Part of the prescription is thing like support for gay marriage, which Labour have been leading the fight on for years. The rest of it is a bit of tinkering to our institutions and tax code, but essentially not a huge amount different to George Osborne’s prayer and leeches approach. There are a few sensible things in there; a boost in infrastructure spending and green growth strategy for example. But there’s also fairly dull run of the mill stuff like reform of Parliament and the tax system, looking at media ownership and party funding, the promotion of mutuals (though how they think they’re going to manage that without the dreaded ‘statism’ is beyond me) etc etc.

It is important to recognise at this juncture that this presents no grand vision or overall strategy. Whilst that is not a bad thing inherently, but does seem to suggest an acceptance of the basic Thatcherite economic doctrine.

So Reeves answers the philosophical (ideological would have been a more accurate word to use but accuracy never was Lib Dems’ strong point) question with 2 strangely incongruous arguments. Firstly, that the great Liberal battles have been won, and secondly that the new territory for modern Liberal ideology apparently being carved out by Clegg is pretty much soft Toryism with a dash of extra social Liberalism and perhaps a greater willingness to reform a few of our institutions. Think the description of soft Toryism is too harsh? Consider the full-throated endorsement of free schools and the NHS break-up/privatisation fiasco. Consider the flat out dismissal of state mechanisms to solve economic problems. Consider the idiotic equivocation of trade unions and investment banks as ‘vested interests’.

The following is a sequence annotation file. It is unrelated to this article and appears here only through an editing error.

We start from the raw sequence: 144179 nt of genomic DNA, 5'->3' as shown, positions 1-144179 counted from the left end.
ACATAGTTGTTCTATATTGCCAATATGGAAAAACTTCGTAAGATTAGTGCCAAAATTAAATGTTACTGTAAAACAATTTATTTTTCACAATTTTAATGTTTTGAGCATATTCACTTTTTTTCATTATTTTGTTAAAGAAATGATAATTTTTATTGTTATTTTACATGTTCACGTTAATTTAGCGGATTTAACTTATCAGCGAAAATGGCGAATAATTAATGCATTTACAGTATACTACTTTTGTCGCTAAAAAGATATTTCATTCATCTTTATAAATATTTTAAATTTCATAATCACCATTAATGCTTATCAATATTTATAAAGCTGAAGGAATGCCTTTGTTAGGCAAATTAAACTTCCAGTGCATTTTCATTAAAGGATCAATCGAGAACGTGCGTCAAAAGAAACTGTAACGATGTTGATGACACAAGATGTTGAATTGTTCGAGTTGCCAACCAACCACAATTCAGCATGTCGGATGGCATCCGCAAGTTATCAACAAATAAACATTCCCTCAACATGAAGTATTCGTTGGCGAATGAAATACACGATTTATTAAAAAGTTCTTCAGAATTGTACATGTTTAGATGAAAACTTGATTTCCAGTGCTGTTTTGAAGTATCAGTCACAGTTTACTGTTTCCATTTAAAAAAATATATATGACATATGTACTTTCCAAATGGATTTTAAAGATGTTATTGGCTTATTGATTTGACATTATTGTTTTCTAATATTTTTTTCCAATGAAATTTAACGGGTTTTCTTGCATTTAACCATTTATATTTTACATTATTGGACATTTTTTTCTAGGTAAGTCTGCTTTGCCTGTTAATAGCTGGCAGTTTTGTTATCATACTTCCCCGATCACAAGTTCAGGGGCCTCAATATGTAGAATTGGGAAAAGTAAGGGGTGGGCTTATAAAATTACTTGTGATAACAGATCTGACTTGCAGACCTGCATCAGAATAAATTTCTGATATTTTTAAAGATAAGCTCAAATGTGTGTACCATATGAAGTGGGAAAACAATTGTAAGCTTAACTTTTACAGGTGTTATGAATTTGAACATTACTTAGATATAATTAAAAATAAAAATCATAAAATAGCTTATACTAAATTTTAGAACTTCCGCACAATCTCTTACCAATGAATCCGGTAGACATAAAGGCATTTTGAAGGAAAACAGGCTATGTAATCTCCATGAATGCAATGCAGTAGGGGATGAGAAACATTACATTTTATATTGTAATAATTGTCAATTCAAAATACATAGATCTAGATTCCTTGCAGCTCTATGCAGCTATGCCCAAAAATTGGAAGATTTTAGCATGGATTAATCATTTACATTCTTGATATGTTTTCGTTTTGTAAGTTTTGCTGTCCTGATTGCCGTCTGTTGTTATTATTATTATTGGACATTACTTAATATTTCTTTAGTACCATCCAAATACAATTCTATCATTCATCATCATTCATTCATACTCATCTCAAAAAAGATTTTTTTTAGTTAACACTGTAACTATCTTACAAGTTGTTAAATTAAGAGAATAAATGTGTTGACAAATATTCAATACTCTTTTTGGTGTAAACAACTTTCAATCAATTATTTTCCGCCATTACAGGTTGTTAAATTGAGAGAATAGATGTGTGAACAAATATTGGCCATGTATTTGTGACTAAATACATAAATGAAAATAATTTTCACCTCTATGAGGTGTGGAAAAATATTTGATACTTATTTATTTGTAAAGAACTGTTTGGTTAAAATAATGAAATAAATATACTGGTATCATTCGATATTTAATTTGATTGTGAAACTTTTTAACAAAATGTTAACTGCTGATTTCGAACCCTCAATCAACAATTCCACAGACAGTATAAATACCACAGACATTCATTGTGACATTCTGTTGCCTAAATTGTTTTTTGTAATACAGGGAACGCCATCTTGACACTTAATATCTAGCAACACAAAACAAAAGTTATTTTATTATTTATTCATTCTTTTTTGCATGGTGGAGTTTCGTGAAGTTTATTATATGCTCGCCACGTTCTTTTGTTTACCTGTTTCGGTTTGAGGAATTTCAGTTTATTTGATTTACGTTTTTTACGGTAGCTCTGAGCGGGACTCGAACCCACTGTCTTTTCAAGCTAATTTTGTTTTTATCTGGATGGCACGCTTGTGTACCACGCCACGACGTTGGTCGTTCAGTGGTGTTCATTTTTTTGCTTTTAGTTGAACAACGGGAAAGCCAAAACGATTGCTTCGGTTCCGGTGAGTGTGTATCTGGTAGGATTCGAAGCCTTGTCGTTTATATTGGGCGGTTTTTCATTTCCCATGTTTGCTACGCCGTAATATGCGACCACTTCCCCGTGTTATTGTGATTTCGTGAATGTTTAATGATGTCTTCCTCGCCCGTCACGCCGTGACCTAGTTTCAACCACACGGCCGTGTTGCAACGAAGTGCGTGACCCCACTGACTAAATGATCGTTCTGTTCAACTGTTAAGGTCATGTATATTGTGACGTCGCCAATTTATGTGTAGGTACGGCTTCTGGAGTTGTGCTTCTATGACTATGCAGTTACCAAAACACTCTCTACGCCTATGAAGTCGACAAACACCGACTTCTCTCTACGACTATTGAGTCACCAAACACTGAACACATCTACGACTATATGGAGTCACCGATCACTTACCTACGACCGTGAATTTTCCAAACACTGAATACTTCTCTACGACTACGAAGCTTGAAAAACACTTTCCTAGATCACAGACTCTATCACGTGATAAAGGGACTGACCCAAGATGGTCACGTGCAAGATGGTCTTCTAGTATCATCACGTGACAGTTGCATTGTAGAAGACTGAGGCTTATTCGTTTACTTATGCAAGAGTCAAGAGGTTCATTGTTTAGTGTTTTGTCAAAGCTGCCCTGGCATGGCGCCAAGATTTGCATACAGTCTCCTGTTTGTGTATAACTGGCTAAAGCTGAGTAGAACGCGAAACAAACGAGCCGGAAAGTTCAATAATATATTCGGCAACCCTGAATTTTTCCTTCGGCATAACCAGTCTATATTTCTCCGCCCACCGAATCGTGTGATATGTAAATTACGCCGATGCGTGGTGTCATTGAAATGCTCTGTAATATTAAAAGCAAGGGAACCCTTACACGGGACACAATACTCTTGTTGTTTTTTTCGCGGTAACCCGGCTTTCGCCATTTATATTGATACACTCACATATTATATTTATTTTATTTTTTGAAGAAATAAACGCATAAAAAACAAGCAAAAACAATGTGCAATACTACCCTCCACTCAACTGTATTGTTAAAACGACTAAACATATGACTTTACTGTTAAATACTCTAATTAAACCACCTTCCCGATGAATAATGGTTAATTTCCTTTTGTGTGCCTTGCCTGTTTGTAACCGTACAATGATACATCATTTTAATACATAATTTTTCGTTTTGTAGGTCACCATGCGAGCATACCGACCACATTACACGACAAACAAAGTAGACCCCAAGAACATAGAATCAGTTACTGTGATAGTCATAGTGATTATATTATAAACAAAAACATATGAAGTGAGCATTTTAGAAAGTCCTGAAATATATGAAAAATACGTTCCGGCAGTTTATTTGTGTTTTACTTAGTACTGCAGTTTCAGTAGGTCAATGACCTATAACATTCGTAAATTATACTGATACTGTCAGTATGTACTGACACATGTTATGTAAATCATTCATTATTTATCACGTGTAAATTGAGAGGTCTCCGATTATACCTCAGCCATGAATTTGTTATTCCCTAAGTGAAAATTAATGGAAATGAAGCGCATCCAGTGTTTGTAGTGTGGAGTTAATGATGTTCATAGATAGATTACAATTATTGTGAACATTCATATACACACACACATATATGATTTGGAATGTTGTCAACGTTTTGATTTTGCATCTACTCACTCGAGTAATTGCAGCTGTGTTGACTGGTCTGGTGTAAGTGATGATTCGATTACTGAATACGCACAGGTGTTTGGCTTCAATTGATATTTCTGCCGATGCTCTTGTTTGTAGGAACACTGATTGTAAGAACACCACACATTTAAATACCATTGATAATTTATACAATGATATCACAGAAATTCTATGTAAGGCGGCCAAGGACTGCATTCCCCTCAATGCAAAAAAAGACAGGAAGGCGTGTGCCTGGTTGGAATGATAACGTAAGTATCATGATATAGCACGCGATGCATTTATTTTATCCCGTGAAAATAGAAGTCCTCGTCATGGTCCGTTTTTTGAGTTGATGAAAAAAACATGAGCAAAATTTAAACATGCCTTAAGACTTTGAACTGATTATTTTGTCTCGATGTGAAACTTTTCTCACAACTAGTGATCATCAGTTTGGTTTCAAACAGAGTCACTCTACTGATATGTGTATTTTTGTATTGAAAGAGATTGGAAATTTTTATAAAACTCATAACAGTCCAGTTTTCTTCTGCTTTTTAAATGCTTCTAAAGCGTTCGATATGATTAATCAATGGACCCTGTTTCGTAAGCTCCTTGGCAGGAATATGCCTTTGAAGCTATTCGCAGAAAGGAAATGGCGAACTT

In Victorian times the Liberal Party was the party of business, trade and industry whilst the Tories were the party of the nobility, the landed gentry, farmers and Empire. But now that the Conservatives have absorbed the business lobby, what’s left on the table for a 21st Century Liberal Party? Soft Toryism and social liberalism?